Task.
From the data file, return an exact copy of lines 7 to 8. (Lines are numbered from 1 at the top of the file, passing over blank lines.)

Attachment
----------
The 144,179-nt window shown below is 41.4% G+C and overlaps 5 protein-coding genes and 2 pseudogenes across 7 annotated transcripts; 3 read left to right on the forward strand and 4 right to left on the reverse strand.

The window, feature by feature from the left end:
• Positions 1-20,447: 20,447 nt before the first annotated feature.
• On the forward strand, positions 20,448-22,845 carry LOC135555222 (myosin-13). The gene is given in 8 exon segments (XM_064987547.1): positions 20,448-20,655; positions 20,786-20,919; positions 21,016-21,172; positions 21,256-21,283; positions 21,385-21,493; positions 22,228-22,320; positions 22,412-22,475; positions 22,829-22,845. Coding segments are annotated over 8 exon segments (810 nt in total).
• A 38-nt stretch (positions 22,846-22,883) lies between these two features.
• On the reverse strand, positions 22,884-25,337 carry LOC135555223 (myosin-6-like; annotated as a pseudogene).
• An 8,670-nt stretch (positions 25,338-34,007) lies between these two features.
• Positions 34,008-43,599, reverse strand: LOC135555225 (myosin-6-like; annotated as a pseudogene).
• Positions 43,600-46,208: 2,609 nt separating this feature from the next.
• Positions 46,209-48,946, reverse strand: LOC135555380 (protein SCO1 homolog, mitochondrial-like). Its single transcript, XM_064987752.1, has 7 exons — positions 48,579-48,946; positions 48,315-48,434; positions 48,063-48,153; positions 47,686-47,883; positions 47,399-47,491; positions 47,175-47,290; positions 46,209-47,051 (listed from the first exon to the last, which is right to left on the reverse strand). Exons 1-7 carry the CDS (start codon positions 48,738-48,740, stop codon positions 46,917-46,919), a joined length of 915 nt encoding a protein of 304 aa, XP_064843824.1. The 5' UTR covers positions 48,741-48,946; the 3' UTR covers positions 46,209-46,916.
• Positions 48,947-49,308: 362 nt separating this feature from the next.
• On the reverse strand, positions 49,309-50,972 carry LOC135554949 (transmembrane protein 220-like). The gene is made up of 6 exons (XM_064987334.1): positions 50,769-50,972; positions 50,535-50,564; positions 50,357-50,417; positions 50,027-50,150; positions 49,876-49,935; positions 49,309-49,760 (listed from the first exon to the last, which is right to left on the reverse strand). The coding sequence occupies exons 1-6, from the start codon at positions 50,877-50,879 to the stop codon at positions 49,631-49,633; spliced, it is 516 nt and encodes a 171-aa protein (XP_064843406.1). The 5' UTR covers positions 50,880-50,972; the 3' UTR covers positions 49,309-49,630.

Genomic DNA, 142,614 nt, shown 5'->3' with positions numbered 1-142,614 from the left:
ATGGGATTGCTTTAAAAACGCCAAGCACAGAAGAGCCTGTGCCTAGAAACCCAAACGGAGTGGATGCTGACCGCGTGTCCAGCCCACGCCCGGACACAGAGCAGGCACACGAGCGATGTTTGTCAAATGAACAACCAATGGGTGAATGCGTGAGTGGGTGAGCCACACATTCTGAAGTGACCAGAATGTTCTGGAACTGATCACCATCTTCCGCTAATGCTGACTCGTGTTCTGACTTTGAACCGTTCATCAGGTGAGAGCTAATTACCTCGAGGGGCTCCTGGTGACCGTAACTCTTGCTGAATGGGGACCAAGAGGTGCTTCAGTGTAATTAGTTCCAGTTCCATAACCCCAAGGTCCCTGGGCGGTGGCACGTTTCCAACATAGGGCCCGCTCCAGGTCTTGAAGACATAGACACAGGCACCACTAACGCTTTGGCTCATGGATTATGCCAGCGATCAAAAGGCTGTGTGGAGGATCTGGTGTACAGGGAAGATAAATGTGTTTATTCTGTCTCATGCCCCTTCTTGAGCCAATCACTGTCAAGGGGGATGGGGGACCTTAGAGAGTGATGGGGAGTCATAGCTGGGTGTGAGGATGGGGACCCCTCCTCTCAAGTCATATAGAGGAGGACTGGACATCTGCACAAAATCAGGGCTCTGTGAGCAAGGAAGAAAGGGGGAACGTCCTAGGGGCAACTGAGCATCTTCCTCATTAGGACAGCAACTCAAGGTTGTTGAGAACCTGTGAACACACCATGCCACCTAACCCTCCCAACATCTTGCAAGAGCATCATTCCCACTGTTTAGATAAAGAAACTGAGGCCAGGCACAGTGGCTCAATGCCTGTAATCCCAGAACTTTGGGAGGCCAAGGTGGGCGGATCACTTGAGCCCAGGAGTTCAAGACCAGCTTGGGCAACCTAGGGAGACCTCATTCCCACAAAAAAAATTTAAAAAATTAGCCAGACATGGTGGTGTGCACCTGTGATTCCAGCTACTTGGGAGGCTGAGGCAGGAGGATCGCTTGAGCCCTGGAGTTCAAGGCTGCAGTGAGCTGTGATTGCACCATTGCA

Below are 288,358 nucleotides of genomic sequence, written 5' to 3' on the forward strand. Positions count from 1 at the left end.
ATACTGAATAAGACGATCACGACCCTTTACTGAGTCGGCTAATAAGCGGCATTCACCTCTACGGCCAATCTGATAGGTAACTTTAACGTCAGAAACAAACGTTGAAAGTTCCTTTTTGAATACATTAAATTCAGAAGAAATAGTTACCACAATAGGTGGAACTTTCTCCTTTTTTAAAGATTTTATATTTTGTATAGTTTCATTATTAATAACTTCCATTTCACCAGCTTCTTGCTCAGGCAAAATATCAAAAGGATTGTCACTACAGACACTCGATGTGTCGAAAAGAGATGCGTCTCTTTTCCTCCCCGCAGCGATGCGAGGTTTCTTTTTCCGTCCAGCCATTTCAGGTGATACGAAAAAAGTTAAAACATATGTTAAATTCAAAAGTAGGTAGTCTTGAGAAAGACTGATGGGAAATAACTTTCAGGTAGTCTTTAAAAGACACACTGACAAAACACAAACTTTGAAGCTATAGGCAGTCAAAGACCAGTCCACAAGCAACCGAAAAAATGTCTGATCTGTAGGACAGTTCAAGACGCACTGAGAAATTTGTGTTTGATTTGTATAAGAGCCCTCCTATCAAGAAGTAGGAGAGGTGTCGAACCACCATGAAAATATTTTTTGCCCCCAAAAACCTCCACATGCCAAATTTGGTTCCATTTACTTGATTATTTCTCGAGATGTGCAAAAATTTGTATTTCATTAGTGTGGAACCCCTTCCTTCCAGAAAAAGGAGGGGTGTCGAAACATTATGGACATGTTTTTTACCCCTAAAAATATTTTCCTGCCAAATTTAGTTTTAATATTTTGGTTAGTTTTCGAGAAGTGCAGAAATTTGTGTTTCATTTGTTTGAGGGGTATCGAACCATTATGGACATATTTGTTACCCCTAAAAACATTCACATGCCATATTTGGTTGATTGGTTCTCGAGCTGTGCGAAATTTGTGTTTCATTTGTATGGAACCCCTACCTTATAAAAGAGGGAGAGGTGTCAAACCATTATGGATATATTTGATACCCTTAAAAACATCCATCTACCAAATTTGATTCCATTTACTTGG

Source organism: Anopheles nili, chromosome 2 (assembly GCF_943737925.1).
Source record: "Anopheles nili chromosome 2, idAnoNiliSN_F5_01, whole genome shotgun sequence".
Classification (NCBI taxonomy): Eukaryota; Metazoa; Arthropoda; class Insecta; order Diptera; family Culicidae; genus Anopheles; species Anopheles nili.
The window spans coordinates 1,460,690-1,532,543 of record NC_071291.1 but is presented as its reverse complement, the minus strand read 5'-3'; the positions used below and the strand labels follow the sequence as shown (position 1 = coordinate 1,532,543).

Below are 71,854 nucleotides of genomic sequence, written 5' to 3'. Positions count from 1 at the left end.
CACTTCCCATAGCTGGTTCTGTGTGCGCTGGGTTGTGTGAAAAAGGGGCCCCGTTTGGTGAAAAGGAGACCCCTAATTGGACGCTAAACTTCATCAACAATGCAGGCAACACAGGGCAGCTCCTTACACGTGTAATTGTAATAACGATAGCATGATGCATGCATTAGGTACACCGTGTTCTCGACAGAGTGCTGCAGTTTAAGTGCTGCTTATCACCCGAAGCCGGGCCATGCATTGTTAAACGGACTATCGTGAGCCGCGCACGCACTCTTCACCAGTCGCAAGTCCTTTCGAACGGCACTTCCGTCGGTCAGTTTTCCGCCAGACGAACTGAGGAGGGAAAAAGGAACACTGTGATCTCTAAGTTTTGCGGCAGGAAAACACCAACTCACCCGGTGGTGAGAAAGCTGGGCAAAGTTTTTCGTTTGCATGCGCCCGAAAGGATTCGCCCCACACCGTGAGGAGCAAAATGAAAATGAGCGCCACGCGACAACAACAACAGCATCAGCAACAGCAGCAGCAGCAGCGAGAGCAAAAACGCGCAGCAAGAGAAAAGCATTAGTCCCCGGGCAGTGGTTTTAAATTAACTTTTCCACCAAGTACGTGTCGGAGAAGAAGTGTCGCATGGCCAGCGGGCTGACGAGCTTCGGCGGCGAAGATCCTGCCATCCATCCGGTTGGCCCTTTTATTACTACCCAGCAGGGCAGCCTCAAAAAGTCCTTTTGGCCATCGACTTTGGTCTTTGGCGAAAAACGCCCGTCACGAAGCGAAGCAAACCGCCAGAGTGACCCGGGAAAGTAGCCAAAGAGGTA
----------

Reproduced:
• An 8,670-nt stretch (positions 25,338-34,007) lies between these two features.
• Positions 34,008-43,599, reverse strand: LOC135555225 (myosin-6-like; annotated as a pseudogene).